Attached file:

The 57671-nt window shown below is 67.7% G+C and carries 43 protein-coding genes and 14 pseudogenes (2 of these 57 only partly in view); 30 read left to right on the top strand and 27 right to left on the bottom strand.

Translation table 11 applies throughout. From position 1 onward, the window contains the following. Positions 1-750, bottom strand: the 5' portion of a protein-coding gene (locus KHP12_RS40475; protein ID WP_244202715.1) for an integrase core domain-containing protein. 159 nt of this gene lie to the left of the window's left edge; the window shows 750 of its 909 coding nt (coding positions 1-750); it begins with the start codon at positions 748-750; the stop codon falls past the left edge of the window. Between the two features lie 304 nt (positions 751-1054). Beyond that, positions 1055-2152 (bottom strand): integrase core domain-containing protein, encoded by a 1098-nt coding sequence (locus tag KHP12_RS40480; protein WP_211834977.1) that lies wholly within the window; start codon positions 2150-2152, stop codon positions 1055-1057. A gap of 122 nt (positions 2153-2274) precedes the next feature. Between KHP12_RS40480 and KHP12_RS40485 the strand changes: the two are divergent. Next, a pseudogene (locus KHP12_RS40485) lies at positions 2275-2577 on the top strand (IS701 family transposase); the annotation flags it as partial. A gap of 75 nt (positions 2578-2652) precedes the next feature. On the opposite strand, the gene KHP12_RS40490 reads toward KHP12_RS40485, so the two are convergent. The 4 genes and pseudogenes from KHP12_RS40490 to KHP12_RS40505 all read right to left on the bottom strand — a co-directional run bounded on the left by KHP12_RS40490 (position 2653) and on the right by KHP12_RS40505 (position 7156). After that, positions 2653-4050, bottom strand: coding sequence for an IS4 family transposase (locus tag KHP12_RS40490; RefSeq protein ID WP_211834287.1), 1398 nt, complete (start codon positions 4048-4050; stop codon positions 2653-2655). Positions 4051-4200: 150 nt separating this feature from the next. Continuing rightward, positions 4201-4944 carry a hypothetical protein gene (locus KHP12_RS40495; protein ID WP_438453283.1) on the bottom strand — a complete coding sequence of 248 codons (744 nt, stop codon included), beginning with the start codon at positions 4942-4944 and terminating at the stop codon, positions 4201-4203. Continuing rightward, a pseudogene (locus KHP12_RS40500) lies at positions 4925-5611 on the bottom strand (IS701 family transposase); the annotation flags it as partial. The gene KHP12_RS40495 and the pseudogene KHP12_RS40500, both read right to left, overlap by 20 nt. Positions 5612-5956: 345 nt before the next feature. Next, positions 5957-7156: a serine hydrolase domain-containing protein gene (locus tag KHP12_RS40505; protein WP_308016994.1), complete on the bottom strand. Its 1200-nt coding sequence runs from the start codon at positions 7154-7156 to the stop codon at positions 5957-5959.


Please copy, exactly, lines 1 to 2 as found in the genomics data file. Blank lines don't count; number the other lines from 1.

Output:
The 57671-nt window shown below is 67.7% G+C and carries 43 protein-coding genes and 14 pseudogenes (2 of these 57 only partly in view); 30 read left to right on the top strand and 27 right to left on the bottom strand.

Translation table 11 applies throughout. From position 1 onward, the window contains the following. Positions 1-750, bottom strand: the 5' portion of a protein-coding gene (locus KHP12_RS40475; protein ID WP_244202715.1) for an integrase core domain-containing protein. 159 nt of this gene lie to the left of the window's left edge; the window shows 750 of its 909 coding nt (coding positions 1-750); it begins with the start codon at positions 748-750; the stop codon falls past the left edge of the window. Between the two features lie 304 nt (positions 751-1054). Beyond that, positions 1055-2152 (bottom strand): integrase core domain-containing protein, encoded by a 1098-nt coding sequence (locus tag KHP12_RS40480; protein WP_211834977.1) that lies wholly within the window; start codon positions 2150-2152, stop codon positions 1055-1057. A gap of 122 nt (positions 2153-2274) precedes the next feature. Between KHP12_RS40480 and KHP12_RS40485 the strand changes: the two are divergent. Next, a pseudogene (locus KHP12_RS40485) lies at positions 2275-2577 on the top strand (IS701 family transposase); the annotation flags it as partial. A gap of 75 nt (positions 2578-2652) precedes the next feature. On the opposite strand, the gene KHP12_RS40490 reads toward KHP12_RS40485, so the two are convergent. The 4 genes and pseudogenes from KHP12_RS40490 to KHP12_RS40505 all read right to left on the bottom strand — a co-directional run bounded on the left by KHP12_RS40490 (position 2653) and on the right by KHP12_RS40505 (position 7156). After that, positions 2653-4050, bottom strand: coding sequence for an IS4 family transposase (locus tag KHP12_RS40490; RefSeq protein ID WP_211834287.1), 1398 nt, complete (start codon positions 4048-4050; stop codon positions 2653-2655). Positions 4051-4200: 150 nt separating this feature from the next. Continuing rightward, positions 4201-4944 carry a hypothetical protein gene (locus KHP12_RS40495; protein ID WP_438453283.1) on the bottom strand — a complete coding sequence of 248 codons (744 nt, stop codon included), beginning with the start codon at positions 4942-4944 and terminating at the stop codon, positions 4201-4203. Continuing rightward, a pseudogene (locus KHP12_RS40500) lies at positions 4925-5611 on the bottom strand (IS701 family transposase); the annotation flags it as partial. The gene KHP12_RS40495 and the pseudogene KHP12_RS40500, both read right to left, overlap by 20 nt. Positions 5612-5956: 345 nt before the next feature. Next, positions 5957-7156: a serine hydrolase domain-containing protein gene (locus tag KHP12_RS40505; protein WP_308016994.1), complete on the bottom strand. Its 1200-nt coding sequence runs from the start codon at positions 7154-7156 to the stop codon at positions 5957-5959.